The least restrictive policy option is mandated disclosure by the drug manufacturer at the time drugs are placed in LDNs. Currently, the only mandatory disclosure related to restricted distribution networks is in connection with the federal 340B Drug Pricing Program, which requires the sale of covered outpatient drugs at a discounted price to 340B-designated entities that provide safety-net care to vulnerable populations. In this case, the disclosure takes the form of “Manufacturer Notices to Covered Entities,” made public on the Health Resources and Services Administration website, which often specify changes in a drug’s distribution model to ensure that 340B purchasers have equal nondiscriminatory access to drugs that have been placed in limited or exclusive distribution networks.27 For drugs in the pipeline, drug companies could be required to disclose to the FDA whether a drug will be sold in an LDN at the time of NDA or ANDA submission, and the FDA could maintain on its website a list of all drugs in LDNs. This approach does not directly impact use of LDNs; however, it fosters transparency and may be instrumental to public and private insurers in managing health plan formularies.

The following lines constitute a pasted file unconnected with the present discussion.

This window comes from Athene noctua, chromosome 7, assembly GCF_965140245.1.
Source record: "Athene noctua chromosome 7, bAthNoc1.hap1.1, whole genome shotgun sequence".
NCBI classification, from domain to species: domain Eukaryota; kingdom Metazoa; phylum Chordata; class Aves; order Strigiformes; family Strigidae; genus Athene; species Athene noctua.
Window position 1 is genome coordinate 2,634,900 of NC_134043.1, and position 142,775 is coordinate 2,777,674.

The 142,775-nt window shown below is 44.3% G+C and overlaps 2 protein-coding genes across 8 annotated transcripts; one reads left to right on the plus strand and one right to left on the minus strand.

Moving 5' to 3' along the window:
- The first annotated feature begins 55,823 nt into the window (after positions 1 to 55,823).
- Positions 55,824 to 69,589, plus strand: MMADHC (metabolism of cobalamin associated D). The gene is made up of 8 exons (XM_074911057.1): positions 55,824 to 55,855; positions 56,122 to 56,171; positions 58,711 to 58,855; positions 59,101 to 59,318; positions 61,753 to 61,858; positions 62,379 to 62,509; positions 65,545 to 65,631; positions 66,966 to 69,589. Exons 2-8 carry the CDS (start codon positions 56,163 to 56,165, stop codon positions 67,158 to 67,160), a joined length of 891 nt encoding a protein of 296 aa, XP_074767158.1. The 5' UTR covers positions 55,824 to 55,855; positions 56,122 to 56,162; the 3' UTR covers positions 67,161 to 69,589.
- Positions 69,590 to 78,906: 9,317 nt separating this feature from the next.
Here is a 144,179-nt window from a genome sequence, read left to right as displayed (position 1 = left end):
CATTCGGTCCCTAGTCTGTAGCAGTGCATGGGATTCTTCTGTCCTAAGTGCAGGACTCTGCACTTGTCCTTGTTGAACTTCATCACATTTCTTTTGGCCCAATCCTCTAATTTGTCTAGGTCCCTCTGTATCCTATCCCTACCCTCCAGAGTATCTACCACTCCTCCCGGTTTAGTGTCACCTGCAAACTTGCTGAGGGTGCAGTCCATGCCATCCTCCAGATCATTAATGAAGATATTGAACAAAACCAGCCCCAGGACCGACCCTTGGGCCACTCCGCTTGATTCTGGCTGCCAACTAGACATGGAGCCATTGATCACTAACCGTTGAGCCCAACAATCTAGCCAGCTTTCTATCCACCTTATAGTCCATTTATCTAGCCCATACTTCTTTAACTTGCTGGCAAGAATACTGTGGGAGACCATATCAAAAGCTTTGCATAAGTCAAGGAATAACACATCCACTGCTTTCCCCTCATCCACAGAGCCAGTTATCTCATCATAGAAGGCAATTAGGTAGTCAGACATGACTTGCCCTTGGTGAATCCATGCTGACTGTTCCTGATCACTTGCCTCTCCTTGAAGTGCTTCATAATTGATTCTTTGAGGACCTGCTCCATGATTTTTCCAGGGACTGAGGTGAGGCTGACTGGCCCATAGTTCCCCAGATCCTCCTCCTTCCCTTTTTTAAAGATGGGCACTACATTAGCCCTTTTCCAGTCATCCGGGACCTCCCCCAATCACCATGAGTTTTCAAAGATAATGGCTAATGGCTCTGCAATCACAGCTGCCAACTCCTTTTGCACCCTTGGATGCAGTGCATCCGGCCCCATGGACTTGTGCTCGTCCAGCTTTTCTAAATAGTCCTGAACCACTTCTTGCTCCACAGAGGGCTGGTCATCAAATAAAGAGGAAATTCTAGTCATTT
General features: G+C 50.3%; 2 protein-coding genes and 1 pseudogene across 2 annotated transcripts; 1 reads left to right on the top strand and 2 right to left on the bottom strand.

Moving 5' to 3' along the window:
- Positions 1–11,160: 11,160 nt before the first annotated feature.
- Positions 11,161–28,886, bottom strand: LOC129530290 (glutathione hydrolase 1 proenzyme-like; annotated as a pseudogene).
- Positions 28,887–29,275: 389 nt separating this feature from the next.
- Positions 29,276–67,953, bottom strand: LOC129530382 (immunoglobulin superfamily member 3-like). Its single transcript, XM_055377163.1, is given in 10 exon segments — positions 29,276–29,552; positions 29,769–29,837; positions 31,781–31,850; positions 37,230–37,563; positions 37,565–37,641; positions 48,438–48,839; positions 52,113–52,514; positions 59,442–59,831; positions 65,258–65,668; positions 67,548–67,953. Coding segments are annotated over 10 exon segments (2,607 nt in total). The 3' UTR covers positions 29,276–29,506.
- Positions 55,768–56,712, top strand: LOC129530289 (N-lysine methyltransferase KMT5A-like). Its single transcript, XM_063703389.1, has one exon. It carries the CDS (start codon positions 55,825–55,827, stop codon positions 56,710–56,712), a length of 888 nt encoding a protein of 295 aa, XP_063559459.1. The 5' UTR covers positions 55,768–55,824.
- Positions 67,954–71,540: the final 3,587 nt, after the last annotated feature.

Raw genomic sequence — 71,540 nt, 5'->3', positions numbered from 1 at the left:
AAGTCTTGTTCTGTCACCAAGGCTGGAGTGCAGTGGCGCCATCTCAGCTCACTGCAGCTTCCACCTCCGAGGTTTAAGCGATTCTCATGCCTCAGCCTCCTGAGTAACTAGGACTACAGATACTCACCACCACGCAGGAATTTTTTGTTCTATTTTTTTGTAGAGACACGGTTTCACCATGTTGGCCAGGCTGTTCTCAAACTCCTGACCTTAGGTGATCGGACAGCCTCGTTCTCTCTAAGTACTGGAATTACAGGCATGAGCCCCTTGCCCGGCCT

Finally, the FDAAA explicitly intended the use of a single REMS common to the RLD and subsequent ANDAs.8,14 As patent terms for REMS drugs expire and generic and biosimilar companies attempt to enter the market with competing drugs, the need for shared REMS will become more common. The CREATES Act recognizes that “clearer regulatory authority…would limit the effectiveness of bad faith negotiations over single, shared systems to delay generic approval”28; the bill would allow the Secretary of HHS to require a single shared system if no comparable but distinct REMS could be developed. The FAST Generics Act offers a waiver option of the single shared REMS if good-faith negotiations between the license holder and developer do not result in an agreement.25